In practice, this means that useful interventions should not be seen as all coming as a complete package, which is then given the name of Cognitive Behavioural Therapist, or Life Coach, or Psychoanalyst (with the accompanying training package). For the sake of clients, training in useful interventions should be provided, to the necessary level, to any helping professionals who can make use of them in the setting in which they work. These helping professionals could be psychiatric nurses, counsellors in private practice, GPs, residential addiction treatment staff (including, but not solely, addiction counsellors). Part of the emerging picture is that, along with general principles of good helping, different interventions are being found to work best for different problems, rather than generic solutions being the order of the day. This means that the distinction between areas of specialisation (addiction, relationship problems, sexual abuse, etc) may in the long-term be a more real and enduring one than that between Psychological Therapy professions and schools.

Some useful principles I would suggest, which might help to guide us, are as follows:
  • Inclusiveness/pluralism; accepting that there are many approaches through which people in distress can be helped
  • Interdisciplinary and inter-school cooperation
  • Choice, through the provision of as many options as possible for those who look for help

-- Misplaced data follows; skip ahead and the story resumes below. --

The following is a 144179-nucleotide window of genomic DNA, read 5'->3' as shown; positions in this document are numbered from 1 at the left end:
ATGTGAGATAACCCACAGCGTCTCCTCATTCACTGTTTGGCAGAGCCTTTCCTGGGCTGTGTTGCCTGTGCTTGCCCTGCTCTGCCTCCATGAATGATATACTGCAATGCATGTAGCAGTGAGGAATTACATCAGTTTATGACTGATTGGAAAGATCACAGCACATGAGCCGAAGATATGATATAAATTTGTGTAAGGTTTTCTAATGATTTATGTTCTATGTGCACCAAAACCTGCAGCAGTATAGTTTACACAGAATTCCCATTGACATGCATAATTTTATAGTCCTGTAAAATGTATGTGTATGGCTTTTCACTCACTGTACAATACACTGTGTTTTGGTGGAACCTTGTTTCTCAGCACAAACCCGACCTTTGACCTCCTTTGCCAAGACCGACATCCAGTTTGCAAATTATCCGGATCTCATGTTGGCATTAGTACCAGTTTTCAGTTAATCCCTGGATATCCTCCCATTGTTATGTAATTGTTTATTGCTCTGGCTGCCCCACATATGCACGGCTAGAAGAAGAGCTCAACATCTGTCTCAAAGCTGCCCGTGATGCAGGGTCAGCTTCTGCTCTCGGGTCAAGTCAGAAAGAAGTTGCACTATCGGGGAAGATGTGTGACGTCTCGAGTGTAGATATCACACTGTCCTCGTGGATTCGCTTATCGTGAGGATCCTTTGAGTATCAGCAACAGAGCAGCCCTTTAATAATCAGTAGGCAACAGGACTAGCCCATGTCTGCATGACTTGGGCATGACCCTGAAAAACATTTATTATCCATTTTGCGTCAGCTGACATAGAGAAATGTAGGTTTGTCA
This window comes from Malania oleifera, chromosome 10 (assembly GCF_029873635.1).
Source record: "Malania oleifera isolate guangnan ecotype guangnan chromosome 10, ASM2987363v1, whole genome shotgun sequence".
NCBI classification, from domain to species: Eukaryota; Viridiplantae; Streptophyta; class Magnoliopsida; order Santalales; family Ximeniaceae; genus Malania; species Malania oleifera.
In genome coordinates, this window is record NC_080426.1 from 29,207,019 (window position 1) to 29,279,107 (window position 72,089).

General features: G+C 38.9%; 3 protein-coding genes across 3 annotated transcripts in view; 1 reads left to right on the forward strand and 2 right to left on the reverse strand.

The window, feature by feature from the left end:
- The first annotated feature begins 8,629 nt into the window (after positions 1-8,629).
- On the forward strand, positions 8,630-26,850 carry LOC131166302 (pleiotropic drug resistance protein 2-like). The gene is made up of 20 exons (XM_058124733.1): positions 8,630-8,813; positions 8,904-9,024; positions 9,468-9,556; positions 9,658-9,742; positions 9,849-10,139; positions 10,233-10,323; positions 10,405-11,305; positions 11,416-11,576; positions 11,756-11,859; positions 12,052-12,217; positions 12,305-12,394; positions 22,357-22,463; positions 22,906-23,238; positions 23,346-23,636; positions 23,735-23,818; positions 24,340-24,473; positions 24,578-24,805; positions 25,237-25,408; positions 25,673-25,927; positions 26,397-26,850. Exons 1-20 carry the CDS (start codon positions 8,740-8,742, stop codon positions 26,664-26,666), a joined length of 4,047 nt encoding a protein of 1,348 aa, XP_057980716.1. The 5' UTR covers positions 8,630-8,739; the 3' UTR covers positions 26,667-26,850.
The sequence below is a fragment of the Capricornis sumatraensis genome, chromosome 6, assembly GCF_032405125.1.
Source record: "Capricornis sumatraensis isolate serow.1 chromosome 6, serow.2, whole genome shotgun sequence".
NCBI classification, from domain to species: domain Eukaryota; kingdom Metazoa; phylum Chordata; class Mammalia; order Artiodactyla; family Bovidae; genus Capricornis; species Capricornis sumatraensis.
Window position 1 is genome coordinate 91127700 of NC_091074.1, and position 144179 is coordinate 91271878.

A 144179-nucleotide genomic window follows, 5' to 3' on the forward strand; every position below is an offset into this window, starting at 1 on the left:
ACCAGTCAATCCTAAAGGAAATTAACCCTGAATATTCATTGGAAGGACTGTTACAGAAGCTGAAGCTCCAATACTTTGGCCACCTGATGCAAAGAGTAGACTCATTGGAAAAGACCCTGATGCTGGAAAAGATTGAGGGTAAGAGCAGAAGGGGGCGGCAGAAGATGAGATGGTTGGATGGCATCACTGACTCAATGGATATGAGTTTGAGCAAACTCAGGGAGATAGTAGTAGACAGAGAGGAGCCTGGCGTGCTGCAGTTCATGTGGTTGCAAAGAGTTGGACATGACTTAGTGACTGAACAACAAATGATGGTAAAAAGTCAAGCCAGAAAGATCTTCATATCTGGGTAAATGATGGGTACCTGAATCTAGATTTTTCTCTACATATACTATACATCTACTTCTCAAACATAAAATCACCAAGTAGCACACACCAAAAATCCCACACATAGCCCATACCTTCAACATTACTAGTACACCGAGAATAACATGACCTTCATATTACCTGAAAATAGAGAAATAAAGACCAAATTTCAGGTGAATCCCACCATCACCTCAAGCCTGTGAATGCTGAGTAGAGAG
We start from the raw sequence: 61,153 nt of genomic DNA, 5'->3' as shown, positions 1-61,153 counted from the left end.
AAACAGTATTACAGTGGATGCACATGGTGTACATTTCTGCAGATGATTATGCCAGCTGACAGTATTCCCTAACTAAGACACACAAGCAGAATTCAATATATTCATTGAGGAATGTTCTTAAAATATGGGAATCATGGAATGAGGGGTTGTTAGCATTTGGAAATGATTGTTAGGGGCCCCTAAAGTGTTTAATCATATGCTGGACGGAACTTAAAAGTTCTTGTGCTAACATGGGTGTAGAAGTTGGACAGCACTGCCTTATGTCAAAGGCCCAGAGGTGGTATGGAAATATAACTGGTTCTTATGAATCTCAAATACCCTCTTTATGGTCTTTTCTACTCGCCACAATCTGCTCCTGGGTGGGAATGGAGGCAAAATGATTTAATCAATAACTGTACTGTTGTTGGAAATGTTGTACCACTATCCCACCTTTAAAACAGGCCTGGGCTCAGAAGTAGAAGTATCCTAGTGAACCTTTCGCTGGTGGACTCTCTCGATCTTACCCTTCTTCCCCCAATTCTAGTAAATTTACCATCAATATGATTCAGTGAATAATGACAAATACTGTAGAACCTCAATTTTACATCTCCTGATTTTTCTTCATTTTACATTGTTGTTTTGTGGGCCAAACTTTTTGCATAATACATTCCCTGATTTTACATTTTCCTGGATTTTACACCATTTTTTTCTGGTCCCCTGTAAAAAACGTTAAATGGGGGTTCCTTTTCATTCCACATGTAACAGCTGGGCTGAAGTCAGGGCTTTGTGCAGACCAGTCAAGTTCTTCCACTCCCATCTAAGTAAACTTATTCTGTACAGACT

• Broad (not territorial) education of clients as to the options available
  • Broad (not purist) education of students of the helping professions
  • Encouraging self-help wherever possible
  • Sound professional ethics
  • Multicultural perspectives
  • Evidence-Based Practice, where possible, as one of the available options
  • Mutual referral/cooperation arrangements between a variety of disciplines/schools/settings/specialities in the area of helping
The contribution of PCI College to this integration process in the Irish context has been significant.

Our Diploma/BSc in Counselling & Psychotherapy, designed according to the vision of Liam McCarthy, is one of the most integrative in the country, including an introduction to all the main schools, as well as looking at various aspects of psychology (Abnormal & Developmental), and providing students with options for studying specific areas such as Substance Addiction and Sexual  Abuse/Dysfunction. Our students come from a variety of professional backgrounds, and our CPD programmes in particular are designed to be of relevance to practitioners from many helping professions.

We plan to continue to be at the forefront of the move towards greater integration over our second 20 years – it promises to be an exciting time in the world of the Psychological Therapies!


Eoin Stephens
President, PCI College